Nor were the fifters of St. Marguerite's forgotte by our heroine. Her grateful heart led her to reward all who had been kind to her in her miffortunes; and the liberal prefents the made to the abbefs and to the Benedictine fifters plainly evinced how highly the estimated her obligations to them.

Siguora Urfuline, as our reader can readily fuppofe, paffed the winter of her days in the family of her beloved Victoria, receiving from every individual that refpect and tender regard the fo well merited, and deriving happiness from witneffing the augmenting felicity of her darling pupil, whom with pleasure the affifted in the task of rearing her children, and in educating the young Viola and Clementina. Nor were the relations of Farinelli forgotten by Victoria, her adoring husband, or affec tionate father; and the obligations our heroine was under to that incomparable woman were repaid by amply providing for all thofe the heid moft dear.

To Octavia Bernini was left no


cause to regret her eventful 'expedition into Spain. Her virtues and fervices were rewarded, and the families of Manfredonia and Ariofto left it no longer in the power of neceffity to tear her from the bofom of her family in queft of their advantage.



For the fate of poor old Terefa we truft, compaffionate reader, you feel interested. Before Orlando finally quitted the Pyrenean caftle, he offered to Terefa her choice of accompanying him to Italy and refiding there for life in his family, or return ing to her relations and native vitlage with a handfome annuity. This kindly intended propofition almoft vent the heart-ftrings of poor Terefa, Affection ftrongly called her into Italy with her adored child and his beloved lady, while duty peremptorily commanded her return to Arragon to her husband and her children. She confulted Victoria upon this delicate affair, who advised her at leaft vifitSng the place of her nativity, to learn whom time had fpared to her; to relieve the neceflities of her kindred; to arrange for their future comforts; and then to remain with them, or not, exactly which the thould find moft congenial to her feelings.


Terefa wept for joy at advice fo correfpondent to her wishes: here was a falvo for her confcience; and, refolving to play the jefuit with her mental admonisher, the confidered that duty could demand no more than wifiting and relieving the wants of her relations, and then no bolom monitor could fting her with approach for following the impulse of inclination.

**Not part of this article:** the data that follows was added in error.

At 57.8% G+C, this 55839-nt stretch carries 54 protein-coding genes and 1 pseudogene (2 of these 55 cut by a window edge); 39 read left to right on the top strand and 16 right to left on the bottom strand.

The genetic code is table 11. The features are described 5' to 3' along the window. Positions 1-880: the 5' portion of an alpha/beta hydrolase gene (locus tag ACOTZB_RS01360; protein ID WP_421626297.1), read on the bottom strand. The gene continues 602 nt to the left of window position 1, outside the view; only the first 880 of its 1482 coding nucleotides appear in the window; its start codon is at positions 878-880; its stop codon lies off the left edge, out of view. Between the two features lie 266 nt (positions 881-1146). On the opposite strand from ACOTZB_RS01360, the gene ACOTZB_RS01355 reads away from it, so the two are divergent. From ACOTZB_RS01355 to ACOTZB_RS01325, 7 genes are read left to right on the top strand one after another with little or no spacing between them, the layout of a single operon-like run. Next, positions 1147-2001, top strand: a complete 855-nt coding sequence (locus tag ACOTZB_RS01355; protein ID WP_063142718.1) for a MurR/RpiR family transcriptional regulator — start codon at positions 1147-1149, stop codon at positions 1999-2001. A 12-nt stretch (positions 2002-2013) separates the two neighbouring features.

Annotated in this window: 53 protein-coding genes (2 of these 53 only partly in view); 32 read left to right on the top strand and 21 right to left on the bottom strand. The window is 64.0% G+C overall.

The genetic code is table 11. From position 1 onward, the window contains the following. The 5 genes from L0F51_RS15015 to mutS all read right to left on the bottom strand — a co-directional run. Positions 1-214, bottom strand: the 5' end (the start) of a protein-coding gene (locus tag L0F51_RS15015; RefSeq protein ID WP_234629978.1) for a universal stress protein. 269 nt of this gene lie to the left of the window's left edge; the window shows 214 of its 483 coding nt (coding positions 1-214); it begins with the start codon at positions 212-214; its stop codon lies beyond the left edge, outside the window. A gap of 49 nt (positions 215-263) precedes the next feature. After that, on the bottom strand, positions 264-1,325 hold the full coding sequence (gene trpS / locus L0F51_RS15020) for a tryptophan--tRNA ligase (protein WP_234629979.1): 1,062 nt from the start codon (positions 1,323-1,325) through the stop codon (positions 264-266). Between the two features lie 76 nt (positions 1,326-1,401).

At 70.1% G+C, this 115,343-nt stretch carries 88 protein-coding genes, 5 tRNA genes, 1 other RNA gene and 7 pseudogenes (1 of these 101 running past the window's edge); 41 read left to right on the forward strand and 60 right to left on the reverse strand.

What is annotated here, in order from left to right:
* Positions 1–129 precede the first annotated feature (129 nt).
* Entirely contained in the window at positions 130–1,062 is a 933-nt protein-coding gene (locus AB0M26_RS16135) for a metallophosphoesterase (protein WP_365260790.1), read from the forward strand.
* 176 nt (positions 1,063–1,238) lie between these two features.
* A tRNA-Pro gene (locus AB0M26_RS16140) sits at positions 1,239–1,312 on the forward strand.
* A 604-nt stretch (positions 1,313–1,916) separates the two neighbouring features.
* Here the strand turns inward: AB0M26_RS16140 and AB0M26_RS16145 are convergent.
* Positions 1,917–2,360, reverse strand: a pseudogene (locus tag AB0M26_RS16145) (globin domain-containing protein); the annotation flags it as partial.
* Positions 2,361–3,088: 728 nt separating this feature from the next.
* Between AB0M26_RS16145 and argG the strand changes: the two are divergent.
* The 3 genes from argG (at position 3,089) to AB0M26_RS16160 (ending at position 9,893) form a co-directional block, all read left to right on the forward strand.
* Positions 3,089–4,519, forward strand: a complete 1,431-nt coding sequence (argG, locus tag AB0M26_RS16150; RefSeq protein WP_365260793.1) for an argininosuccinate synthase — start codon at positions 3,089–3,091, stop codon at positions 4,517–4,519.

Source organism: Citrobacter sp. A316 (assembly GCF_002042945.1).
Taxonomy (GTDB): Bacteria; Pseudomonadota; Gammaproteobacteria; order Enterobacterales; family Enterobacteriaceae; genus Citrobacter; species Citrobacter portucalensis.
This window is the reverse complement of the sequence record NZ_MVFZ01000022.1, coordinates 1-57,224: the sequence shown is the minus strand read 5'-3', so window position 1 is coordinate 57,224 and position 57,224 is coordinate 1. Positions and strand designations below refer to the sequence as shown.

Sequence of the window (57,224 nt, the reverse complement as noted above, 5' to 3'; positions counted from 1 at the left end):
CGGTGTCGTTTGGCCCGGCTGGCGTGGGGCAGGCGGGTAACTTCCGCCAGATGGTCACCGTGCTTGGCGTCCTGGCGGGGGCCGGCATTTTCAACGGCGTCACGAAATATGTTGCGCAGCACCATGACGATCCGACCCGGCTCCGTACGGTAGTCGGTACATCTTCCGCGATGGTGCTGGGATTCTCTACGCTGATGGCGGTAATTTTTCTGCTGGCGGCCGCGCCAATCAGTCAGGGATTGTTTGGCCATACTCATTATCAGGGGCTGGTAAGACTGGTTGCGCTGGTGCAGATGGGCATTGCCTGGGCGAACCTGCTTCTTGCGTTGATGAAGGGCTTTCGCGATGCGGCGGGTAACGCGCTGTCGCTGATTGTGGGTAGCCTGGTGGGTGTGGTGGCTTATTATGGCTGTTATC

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The affectionate and grateful OrJando, attentive to the comfort and afety of his good old nurfe appointvd Thomas, with a fecure efcort, to accompany Terefa to her native vil, lage; where the went fully determined not to like any one perfon or circumflance there which might im pede her earnest with of fpending the short period of her exilience in the

family of Orlando' and Victoria But, alas! poor Terefa had no oc cation to take fuch pains in forming refolutions. Nineteen years make melancholy alterations in this tranfitory world! The husband of Teresa, her daughter, and grand-children, all were laid in the peaceful grave; her fon-in-law wedded again, with a new family. around him: all her own kindred, all the friends who had cared about her, gone.

The feeling-hearted Terefa wept the bitter tears of anguish at this intelligence, although, as the journered from Catalonia, the fancied fuch information would give her pleasure. The ignorant few among the old who recognised her declared the was a fpectre thrown up from the grave: the young, as ignorant, believed the was a witch. One party fhunned her, the other maltreated her; while Themas (whom all united in thinking crazy) got into a variety of ridiculous and dangerous fcrapes upon her account, and with much difficulty effected their fafe retreat from a village which he execrated with all his might and main, and with all poffile care conducted Teresa to the caftle of Manfredonia, where he was received with a fincere and affectionate welcome, that recompenfed the poor afflicted old woman for all the grief, perit, and toils fhe had experienced in her vifit to her native plains.

In the cafile of Manfredonia Terefa found herself a woman of wondeiful confequence among the domeltics; for, having taken care of their young lord in his childhood, the plumed herself much upon the impor tance that circumftatice gave her; prattling for hours each day of how the reared him, recounting the prodigies of his early days, relating all the horrors of the Pyrenean castle, and expadiating upon all Victoria's fufferings and virtues, which the had experienced and manifelled there;